The supposed “Dream Team” of last year’s Philadelphia Eagles didn’t even make the playoffs. A year later, Michael Vick surveyed his team’s roster and declared it worthy of not just one Super Bowl, but many.“When I look at our football team and what we have on paper, I think about when I was growing up and the great San Francisco 49er teams, the great Green Bay Packer teams, and the great Dallas Cowboy teams, how they just positioned themselves to compete and be one of the best teams out there,” Vick said.“I think we have a chance to be that. I think we have a chance to develop a dynasty,” he said on Comcast Sports Net Philadelphia.That’s big — outrageous? — talk for someone on a team that went 8-8 last year and has not even gotten into training camp for the upcoming season. But Vick said it is not just his feeling.“I think it’s just a mindset for my organization on down to the players,” he said in the interview. “We know we can do it. We know what we have, that’s the great thing about it. We know what we have as a team, as an organization and what better position to be in than to know that you have an opportunity?”They had an opportunity last season, adding quality free agents to the point where backup quarterback Vince Young dubbed the Eagles the “Dream Team.” It did not work out so well. The Eagles did not mesh as a unit until it was too late.This off-season the Eagles issued big-money extensions to players already on the roster, like wide receiver DeSean Jackson, running back LeSean McCory and defensive end Trent Cole. They added two-time Pro Bowl lineback DeMeco Ryans in a trade with the Houston Texans.Vick said the Eagles are in a “special place” now. And while the Super Bowl is the ultimate goal, having a strong regular season is the immediate goal.“I think just getting to the postseason right now is our focus,” he said. “The Super Bowl is going to come if it’s meant to happen. Some of the best teams have some of the best luck. Maybe we’ll have some of that. I think our focus needs to be one game at a time, just getting into the postseason.”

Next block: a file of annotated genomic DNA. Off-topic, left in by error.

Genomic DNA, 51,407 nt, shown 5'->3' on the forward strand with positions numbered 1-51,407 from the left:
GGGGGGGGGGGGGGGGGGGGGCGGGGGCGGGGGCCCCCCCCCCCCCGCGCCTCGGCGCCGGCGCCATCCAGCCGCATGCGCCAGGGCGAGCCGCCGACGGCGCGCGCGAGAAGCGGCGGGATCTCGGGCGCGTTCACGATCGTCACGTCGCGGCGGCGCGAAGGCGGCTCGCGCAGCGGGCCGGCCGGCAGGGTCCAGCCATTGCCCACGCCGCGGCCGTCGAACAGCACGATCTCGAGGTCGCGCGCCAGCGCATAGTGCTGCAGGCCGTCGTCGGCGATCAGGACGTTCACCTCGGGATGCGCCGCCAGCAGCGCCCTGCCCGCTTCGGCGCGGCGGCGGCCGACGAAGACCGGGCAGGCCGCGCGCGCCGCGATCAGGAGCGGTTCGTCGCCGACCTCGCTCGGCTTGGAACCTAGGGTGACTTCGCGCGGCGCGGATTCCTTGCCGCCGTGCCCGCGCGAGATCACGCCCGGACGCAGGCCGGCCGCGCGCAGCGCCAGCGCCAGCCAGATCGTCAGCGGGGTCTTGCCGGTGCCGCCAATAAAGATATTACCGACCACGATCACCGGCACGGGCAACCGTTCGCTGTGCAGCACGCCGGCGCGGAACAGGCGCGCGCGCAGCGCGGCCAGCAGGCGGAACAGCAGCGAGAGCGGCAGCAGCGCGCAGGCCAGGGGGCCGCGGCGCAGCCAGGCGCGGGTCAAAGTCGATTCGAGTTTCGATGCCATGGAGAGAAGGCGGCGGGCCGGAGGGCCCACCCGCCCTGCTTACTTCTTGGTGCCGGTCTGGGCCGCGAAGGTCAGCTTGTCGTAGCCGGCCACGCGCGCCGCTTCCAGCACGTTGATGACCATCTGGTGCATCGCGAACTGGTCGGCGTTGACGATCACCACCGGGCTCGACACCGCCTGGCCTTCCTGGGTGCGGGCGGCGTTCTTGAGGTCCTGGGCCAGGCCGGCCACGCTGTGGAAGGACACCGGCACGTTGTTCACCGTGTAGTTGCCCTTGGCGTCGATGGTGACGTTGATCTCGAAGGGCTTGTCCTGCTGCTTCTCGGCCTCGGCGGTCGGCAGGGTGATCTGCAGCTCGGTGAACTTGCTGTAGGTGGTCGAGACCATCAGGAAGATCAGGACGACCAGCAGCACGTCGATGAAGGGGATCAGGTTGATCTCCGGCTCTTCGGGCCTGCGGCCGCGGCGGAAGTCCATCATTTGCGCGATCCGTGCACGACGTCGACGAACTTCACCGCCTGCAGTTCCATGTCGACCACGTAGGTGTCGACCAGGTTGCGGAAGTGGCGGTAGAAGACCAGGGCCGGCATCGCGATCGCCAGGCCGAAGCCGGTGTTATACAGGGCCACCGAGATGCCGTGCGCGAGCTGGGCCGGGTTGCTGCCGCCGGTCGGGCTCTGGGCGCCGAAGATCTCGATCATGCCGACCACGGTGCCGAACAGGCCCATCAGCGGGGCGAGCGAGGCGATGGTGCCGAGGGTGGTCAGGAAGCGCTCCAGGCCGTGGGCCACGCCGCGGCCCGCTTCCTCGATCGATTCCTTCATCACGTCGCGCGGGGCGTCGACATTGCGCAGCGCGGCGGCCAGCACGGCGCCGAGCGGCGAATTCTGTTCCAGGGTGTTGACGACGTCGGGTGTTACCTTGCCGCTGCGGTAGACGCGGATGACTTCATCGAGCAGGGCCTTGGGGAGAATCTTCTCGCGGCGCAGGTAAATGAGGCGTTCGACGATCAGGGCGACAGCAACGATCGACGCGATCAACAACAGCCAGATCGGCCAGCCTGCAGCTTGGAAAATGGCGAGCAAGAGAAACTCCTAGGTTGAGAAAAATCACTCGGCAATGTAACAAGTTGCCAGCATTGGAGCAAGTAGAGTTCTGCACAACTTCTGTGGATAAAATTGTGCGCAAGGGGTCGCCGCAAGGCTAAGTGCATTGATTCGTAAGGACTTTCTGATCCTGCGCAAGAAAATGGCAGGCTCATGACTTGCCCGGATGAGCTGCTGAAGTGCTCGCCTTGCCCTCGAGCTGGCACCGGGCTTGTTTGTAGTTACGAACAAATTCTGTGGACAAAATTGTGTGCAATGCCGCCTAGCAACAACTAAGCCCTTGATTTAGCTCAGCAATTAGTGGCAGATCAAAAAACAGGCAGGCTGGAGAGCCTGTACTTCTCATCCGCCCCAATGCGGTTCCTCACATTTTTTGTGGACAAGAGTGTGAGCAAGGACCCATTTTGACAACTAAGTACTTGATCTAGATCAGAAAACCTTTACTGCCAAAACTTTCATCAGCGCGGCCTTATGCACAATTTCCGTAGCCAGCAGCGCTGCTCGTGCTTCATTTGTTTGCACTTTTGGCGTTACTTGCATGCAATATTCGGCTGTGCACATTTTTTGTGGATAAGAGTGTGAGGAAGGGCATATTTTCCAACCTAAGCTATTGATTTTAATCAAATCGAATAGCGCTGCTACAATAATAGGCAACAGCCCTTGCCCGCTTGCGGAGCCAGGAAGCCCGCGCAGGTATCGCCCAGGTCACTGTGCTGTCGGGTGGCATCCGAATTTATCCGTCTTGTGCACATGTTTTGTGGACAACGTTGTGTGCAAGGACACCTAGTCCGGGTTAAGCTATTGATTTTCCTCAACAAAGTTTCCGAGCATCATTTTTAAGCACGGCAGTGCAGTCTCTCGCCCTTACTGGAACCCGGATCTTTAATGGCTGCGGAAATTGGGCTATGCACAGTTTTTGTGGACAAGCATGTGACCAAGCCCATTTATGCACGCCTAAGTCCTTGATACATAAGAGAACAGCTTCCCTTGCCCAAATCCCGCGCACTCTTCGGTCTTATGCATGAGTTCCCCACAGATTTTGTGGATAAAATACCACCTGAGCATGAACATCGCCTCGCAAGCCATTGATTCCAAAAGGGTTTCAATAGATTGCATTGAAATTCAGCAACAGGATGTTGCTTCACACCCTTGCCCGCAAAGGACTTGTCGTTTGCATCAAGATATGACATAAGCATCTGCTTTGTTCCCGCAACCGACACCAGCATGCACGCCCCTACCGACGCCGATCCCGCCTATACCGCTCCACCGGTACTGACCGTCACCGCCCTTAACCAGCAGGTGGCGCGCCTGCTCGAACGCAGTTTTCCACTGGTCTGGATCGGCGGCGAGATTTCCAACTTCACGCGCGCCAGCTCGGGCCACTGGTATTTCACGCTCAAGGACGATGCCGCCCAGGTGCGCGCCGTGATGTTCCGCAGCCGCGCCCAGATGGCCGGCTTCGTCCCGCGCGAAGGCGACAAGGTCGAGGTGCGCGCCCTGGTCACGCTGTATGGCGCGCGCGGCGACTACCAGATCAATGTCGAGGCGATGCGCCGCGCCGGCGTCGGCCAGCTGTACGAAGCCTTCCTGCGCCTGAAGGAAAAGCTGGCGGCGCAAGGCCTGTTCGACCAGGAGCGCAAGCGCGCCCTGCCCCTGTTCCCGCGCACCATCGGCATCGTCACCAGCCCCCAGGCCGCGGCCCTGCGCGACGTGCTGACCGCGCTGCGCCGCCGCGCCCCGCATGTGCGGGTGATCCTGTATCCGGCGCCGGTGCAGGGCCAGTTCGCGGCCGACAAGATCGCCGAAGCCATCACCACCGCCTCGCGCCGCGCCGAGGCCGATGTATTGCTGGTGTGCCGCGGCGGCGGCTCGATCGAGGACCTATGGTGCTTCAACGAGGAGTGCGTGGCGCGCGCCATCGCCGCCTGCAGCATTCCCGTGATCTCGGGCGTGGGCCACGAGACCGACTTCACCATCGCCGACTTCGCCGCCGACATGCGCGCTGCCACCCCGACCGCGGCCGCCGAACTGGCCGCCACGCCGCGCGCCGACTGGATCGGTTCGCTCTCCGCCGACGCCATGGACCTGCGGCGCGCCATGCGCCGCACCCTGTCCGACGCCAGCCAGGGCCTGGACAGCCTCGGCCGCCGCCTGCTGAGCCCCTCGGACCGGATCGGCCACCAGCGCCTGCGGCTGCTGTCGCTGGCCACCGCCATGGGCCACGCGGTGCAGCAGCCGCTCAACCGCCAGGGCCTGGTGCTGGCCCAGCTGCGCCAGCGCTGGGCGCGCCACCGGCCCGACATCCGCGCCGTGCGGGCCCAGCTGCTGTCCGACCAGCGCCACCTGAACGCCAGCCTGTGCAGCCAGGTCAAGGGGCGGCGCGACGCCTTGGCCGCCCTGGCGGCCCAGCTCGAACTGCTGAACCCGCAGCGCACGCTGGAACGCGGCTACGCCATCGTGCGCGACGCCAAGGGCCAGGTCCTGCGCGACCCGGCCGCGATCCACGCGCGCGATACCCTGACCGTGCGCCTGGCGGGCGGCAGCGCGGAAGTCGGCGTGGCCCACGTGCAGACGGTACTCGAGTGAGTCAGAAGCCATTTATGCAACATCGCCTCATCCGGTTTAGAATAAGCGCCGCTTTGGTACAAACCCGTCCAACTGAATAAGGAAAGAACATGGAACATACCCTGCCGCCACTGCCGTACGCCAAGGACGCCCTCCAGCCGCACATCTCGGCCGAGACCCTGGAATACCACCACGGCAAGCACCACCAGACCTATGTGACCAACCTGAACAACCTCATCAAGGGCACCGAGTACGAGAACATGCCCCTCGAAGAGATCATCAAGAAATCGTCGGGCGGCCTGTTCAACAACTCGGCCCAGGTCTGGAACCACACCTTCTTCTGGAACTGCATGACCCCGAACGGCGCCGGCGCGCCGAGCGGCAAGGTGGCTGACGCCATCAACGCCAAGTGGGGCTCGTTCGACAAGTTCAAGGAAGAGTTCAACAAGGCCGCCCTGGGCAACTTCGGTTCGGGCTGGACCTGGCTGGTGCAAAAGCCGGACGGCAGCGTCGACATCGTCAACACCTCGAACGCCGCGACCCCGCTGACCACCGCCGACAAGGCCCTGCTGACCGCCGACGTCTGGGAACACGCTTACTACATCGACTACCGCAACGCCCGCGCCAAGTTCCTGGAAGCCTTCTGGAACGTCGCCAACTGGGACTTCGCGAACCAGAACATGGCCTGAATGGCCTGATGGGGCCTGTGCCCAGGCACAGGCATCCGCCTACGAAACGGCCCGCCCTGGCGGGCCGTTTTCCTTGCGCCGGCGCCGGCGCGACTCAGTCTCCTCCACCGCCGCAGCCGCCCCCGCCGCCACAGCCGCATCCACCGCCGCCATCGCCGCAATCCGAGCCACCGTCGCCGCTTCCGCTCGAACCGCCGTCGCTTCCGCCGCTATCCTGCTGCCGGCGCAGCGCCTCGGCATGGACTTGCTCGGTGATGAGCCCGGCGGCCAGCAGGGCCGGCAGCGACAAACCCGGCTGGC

OSU then-junior defenseman Cara Zubko (2) passes the puck during a game against Minnesota on Nov. 15 at the OSU Ice Rink. OSU lost, 5-3. Credit: Ed Momot / For The LanternFrom the Schottenstein Center, its temporary home rink for the weekend where it practiced in advance of its weekend series against Minnesota State, the Ohio State women’s ice hockey team is confident that it can get back on track after dropping four straight contests.Despite being outscored 33-4 during its losing streak, the team is remains sure that it is headed in the right direction.“We continue to work to improve in areas that we want to get better, but also emphasizing all the things that went well,” coach Jenny Potter said. “Sometimes people look at the box score and don’t see what really happened.”Getting betterPotter stressed trusting the developmental process her team is on all season as an indicator of their success, and that doesn’t always mean to look at the final score, even though she still expects to win games.“Saturday was a challenge for our team, but I think the way I’m working them, they’re tired, that’s not an excuse, they’ve got to find a way to compete and not give up,” Potter said.The Minnesota State team coming to Columbus this weekend presents something of a different challenge. Under first-year coach John Harrington, the Mavericks are 2-4, losers of three straight. But OSU does not want to stop to catch its breath after four straight losses.“We don’t know where we stand against these teams, and we want to look at every game as if we’re playing against a No. 1 team no matter who it is,” junior forward Claudia Kepler said.Kepler, who scored twice against Minnesota last weekend, is also adamant that the squad has only made positive strides in recent weeks.“We’re buying into the process. We understand that in order to get stronger we have to get weaker and we’re breaking ourselves down, but now we’re starting to build ourselves up,” Kepler said.If the Buckeyes want to find where they stand in comparison to their conference opponents, this weekend represents as good as starting point as any. The first order of business is solving the problem of the middle frame. Against Minnesota, OSU allowed 10 second-period goals.“I think Saturday was a little deflating after the second period. I thought they were right in that game for sure, but again they’re feeling their legs a little more, and Saturday that second period was a challenge, and you know what, with any challenge you’re going to find your character and figure out what you want to be,” Potter said.Overcoming fatiguePotter said she believes her skaters are the most fatigued they will be at any point this season right now, but that does not stand as an excuse not playing well for an entire game or weekend. “Staying mentally focused for three periods,” Potter said. “The conditioning part, and what I’m doing with them, right now they’re in the beaten-down stage. So, every week after this they’re going to continually get better and get into better shape.”Potter’s skaters are not looking for additional rest before another potentially exhausting series. To the contrary, they are working even harder in search of wins.“We’ve set aside time before practice this week to get out there early to work on our shots and stickhandling,” senior defender Cara Zubko said. “It’s the little things that are going to make a big difference.”OSU believes that attention to detail will translate into success starting this weekend.Kepler described her goal last Friday as “playing until the end,” and that more of that type of effort is necessary for her squad to be successful.“It would build our confidence to get some of those grinder, put-in goals early,” Kepler said. “Then we’ll go from there.”Potter, who said she believes that the scores of games are not representative of her team’s effort, echoed that sentiment.“I think that they came out there and played an unbelievable first game, they gave it everything they had,” Potter said. “I told them, ‘you guys are a good enough team, you’re good enough to compete, if you want a couple of wins you have to go get them.’”OSU is set to drop the puck against Minnesota State at the Schottenstein Center at 6:07 p.m. on Friday and 1:07 p.m. on Saturday.